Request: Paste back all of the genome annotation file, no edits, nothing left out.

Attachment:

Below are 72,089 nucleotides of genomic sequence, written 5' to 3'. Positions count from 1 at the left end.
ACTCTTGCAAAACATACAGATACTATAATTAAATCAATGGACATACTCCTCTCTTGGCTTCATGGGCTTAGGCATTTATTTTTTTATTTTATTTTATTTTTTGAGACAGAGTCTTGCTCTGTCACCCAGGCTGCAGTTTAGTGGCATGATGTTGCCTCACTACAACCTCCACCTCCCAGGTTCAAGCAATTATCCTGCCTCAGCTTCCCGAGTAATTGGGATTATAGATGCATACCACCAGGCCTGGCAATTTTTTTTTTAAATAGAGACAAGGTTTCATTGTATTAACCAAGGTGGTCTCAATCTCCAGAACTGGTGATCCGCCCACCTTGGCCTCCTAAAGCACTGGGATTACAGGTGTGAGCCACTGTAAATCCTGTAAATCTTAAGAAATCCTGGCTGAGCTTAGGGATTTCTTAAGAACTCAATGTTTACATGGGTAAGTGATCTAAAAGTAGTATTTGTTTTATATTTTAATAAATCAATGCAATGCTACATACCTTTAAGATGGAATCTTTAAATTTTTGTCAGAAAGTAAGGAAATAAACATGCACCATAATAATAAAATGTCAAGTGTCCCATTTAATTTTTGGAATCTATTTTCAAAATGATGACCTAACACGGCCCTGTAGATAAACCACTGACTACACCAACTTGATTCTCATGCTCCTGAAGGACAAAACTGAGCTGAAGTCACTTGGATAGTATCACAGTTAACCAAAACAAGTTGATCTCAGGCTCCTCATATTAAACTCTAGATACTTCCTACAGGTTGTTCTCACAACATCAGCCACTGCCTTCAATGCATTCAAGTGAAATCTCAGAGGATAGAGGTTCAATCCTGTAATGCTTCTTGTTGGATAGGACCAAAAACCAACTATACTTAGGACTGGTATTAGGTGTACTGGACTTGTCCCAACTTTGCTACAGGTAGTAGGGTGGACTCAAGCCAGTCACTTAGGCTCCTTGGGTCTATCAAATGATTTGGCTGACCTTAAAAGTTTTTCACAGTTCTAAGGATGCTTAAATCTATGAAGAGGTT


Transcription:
Below are 72,089 nucleotides of genomic sequence, written 5' to 3'. Positions count from 1 at the left end.
ACTCTTGCAAAACATACAGATACTATAATTAAATCAATGGACATACTCCTCTCTTGGCTTCATGGGCTTAGGCATTTATTTTTTTATTTTATTTTATTTTTTGAGACAGAGTCTTGCTCTGTCACCCAGGCTGCAGTTTAGTGGCATGATGTTGCCTCACTACAACCTCCACCTCCCAGGTTCAAGCAATTATCCTGCCTCAGCTTCCCGAGTAATTGGGATTATAGATGCATACCACCAGGCCTGGCAATTTTTTTTTTAAATAGAGACAAGGTTTCATTGTATTAACCAAGGTGGTCTCAATCTCCAGAACTGGTGATCCGCCCACCTTGGCCTCCTAAAGCACTGGGATTACAGGTGTGAGCCACTGTAAATCCTGTAAATCTTAAGAAATCCTGGCTGAGCTTAGGGATTTCTTAAGAACTCAATGTTTACATGGGTAAGTGATCTAAAAGTAGTATTTGTTTTATATTTTAATAAATCAATGCAATGCTACATACCTTTAAGATGGAATCTTTAAATTTTTGTCAGAAAGTAAGGAAATAAACATGCACCATAATAATAAAATGTCAAGTGTCCCATTTAATTTTTGGAATCTATTTTCAAAATGATGACCTAACACGGCCCTGTAGATAAACCACTGACTACACCAACTTGATTCTCATGCTCCTGAAGGACAAAACTGAGCTGAAGTCACTTGGATAGTATCACAGTTAACCAAAACAAGTTGATCTCAGGCTCCTCATATTAAACTCTAGATACTTCCTACAGGTTGTTCTCACAACATCAGCCACTGCCTTCAATGCATTCAAGTGAAATCTCAGAGGATAGAGGTTCAATCCTGTAATGCTTCTTGTTGGATAGGACCAAAAACCAACTATACTTAGGACTGGTATTAGGTGTACTGGACTTGTCCCAACTTTGCTACAGGTAGTAGGGTGGACTCAAGCCAGTCACTTAGGCTCCTTGGGTCTATCAAATGATTTGGCTGACCTTAAAAGTTTTTCACAGTTCTAAGGATGCTTAAATCTATGAAGAGGTT